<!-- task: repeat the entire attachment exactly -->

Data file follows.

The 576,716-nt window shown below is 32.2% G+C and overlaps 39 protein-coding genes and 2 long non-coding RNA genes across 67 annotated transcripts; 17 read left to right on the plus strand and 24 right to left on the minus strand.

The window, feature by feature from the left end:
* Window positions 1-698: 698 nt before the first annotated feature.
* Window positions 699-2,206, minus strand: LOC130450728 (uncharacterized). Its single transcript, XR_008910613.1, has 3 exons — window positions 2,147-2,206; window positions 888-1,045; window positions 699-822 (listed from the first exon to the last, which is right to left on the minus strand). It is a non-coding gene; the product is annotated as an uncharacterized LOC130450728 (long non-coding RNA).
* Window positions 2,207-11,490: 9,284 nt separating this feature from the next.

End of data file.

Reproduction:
The 576,716-nt window shown below is 32.2% G+C and overlaps 39 protein-coding genes and 2 long non-coding RNA genes across 67 annotated transcripts; 17 read left to right on the plus strand and 24 right to left on the minus strand.

The window, feature by feature from the left end:
* Window positions 1-698: 698 nt before the first annotated feature.
* Window positions 699-2,206, minus strand: LOC130450728 (uncharacterized). Its single transcript, XR_008910613.1, has 3 exons — window positions 2,147-2,206; window positions 888-1,045; window positions 699-822 (listed from the first exon to the last, which is right to left on the minus strand). It is a non-coding gene; the product is annotated as an uncharacterized LOC130450728 (long non-coding RNA).
* Window positions 2,207-11,490: 9,284 nt separating this feature from the next.